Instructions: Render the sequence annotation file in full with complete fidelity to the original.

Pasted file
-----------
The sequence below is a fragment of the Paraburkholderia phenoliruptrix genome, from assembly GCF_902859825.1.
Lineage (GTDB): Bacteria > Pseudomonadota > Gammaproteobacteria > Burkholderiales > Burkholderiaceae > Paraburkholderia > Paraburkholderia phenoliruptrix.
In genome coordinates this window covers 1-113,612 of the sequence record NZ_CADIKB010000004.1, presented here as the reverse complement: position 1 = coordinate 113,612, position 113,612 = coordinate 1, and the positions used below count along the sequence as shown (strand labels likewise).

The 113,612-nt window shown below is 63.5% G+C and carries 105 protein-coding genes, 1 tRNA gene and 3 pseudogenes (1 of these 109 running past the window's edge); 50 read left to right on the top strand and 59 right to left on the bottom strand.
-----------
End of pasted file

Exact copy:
The sequence below is a fragment of the Paraburkholderia phenoliruptrix genome, from assembly GCF_902859825.1.
Lineage (GTDB): Bacteria > Pseudomonadota > Gammaproteobacteria > Burkholderiales > Burkholderiaceae > Paraburkholderia > Paraburkholderia phenoliruptrix.
In genome coordinates this window covers 1-113,612 of the sequence record NZ_CADIKB010000004.1, presented here as the reverse complement: position 1 = coordinate 113,612, position 113,612 = coordinate 1, and the positions used below count along the sequence as shown (strand labels likewise).

The 113,612-nt window shown below is 63.5% G+C and carries 105 protein-coding genes, 1 tRNA gene and 3 pseudogenes (1 of these 109 running past the window's edge); 50 read left to right on the top strand and 59 right to left on the bottom strand.